I was recently delving into the Sermon on the Mount, and digging into Matthew 5, 6, & 7 respectively. After the Beatitudes, which were absolutely Earthmoving for me to finally comprehend in context, Christ moves forward to help clear up our sense of legalism. We’re taught about the need to remain preserved and visible – Salt & Light.
Then, there is a quick quip about the issue of the Law. Most people, including me, zip right through that assuming this was a quick jab at the Pharisees and Scribes, which we’ve seen before in Matthew. But it isn’t… Rather, Matthew 5:17-20 explains that the Jews had made the Law, God. There is also the deep realization that the Disciples had made salvation, God. Both got it wrong. Christ came to fulfill the law by paying a sinners debt He did not owe. Only He could have done so, and did.
But… The idea of the Jewish hierarchy making the Law, in practice and thought, God Himself, made me wonder about all the ritual that was erected throughout this endeavor. Eat this food, not that. Place this on your head, not that. Go this place, not that. Many can argue back and forth on Torah, but the arguments cease with Jesus.
And He said to him, “‘You shall love the Lord your God with all your heart, and with all your soul, and with all your mind.’ This is the great and foremost commandment. The second is like it, ‘You shall love your neighbor as yourself.’ Upon these two commandments hang the whole Law and the Prophets.”Matthew 22:37-40
Matthew 22:37-40 just like the echo in Mark 12:29-31 and Luke 10:27 make the understanding simple. Love the Lord completely, and love your neighbor as yourself. There are plenty of examples in the New Testament about things like circumcision, foods you no longer have to avoid, etc. We tend to make things complex when we shouldn’t. That got me thinking about how many rituals we import into our churches.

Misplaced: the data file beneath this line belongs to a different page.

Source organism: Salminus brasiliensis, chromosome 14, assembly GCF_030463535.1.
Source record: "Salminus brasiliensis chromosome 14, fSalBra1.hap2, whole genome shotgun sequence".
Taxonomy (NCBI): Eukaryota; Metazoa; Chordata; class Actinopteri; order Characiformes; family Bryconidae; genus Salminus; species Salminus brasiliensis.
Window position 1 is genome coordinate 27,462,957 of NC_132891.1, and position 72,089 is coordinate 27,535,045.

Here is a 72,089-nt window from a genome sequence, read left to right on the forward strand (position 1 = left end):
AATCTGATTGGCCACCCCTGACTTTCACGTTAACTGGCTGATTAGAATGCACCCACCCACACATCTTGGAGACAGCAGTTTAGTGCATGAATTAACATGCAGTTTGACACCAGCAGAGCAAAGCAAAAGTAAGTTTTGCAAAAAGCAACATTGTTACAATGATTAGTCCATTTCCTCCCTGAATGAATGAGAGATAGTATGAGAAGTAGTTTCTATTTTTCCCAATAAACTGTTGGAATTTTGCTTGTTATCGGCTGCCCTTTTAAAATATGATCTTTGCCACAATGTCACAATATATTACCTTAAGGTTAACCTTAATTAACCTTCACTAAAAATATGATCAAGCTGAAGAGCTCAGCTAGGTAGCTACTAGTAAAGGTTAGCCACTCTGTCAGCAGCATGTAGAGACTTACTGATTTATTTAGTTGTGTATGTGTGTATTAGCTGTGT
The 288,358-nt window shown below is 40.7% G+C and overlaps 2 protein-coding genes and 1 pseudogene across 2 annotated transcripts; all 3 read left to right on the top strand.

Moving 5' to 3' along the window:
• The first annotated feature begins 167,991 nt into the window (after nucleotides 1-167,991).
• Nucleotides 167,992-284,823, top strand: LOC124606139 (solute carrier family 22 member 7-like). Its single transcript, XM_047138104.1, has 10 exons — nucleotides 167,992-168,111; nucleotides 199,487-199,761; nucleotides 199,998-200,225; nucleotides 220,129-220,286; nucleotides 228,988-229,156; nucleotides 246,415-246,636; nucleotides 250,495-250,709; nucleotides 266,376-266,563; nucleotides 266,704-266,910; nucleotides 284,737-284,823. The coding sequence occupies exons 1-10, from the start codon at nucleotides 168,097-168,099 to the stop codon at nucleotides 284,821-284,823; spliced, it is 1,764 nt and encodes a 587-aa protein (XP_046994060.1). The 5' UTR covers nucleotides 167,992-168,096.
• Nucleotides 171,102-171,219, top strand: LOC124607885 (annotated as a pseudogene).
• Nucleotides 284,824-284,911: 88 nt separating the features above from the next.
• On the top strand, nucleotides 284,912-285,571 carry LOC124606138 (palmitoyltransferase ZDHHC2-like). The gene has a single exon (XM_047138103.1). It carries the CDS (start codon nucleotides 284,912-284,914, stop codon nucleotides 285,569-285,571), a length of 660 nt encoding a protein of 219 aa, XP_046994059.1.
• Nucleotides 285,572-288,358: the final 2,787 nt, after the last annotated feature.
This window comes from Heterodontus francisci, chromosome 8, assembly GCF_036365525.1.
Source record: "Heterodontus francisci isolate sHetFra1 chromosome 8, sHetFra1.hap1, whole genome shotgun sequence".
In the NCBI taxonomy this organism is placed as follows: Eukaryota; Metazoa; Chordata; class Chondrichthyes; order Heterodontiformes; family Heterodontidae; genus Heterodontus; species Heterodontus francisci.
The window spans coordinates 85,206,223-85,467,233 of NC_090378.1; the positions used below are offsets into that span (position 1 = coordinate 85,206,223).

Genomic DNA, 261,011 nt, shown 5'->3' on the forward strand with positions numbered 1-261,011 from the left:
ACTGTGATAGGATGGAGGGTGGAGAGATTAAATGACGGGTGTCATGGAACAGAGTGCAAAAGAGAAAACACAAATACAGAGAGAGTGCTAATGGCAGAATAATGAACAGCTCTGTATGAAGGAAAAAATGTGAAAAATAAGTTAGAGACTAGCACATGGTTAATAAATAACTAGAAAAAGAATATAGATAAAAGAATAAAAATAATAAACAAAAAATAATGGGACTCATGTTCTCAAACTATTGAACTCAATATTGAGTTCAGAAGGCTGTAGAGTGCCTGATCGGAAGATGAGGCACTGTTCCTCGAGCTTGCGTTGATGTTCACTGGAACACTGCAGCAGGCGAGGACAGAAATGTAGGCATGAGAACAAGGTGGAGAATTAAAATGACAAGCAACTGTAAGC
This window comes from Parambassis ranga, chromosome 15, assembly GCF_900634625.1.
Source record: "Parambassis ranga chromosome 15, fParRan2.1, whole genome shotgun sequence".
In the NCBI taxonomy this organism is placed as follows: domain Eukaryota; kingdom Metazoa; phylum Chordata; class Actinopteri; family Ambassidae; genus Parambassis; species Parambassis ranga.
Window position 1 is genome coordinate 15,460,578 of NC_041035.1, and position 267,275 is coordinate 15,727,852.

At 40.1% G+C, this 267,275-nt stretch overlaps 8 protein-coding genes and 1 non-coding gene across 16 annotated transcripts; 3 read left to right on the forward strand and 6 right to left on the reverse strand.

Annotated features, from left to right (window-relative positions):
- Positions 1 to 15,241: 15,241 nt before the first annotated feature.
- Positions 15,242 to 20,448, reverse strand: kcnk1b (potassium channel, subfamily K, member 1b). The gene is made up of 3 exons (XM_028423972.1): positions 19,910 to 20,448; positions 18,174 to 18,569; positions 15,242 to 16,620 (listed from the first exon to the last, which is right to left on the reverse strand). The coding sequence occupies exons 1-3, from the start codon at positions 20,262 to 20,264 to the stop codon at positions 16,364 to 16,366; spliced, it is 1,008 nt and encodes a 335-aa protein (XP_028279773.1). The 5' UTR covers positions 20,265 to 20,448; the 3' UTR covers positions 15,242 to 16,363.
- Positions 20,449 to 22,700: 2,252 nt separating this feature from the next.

My parent’s church follows a handout each Sunday. They use it to guide what is said, when the congregation speaks, what they say, who is leading whom, etc. If you’re crazy enough to skip grabbing a bulletin when you walk in on Sunday morning, you’ll be lost. LOL… But, contained in the bulletin, among other places, are the things you’re expected to do. What do you think would happen if I sat in the front row, and didn’t stand are recite the words when we’re prompted to do so?
What about my own church? Stand for this. Sit for that. Bow your heads and close your eyes to pray. It goes on and on. Communion on the 1st Sunday of the month, like clockwork. Find me where during a church service I’m commanded to sit or stand. Show me where I’m to bow my head and close my eyes during prayer. Should we actually take communion in the literal sense during a church potluck, instead of during predetermined times and only in the sanctuary?
Don’t misunderstand. I’m not seeking to lead or advocate for a church riot or some misplaced exodus. However, I can tell you we’re just about as messed up, biblically, as a culture as I can imagine. Even for biblical standards, and that’s saying a lot. I often worry we’re spending our time on things we shouldn’t, and there is also a touch of dishonesty associated with too much ritual. If we don’t love the Lord with all our hearts and love our neighbor as ourselves, and I’m telling you I don’t think many of us are, then can we possibly justify ourselves to Him when we meet?
It is as if I can hear the Big Guy saying something like, “Well, Michael, it seems you were spectacular at observing the church rituals I didn’t request, but you didn’t actually love your neighbor as yourself, did you?” What am I to do with that? Yeah, we’re all hypocrites, but there can and should be a halt to the length at which we’ll lie to ourselves and others. If we’re feeling good about adhering to insignificant and unimportant rituals, but can’t get the two things right Christ offered us, as we have the gall to tell people we’re saved, I submit to you this isn’t really great witness…
When is church ritual too much? I’m not sure. But, I wonder if we could place as much emphasis and submission to the call as we can on standing for this and setting for that, just how much discipleship we could actually muster? How much better servants of Him might we become?
I pray you’re both salt and light. I pray I can be both, myself.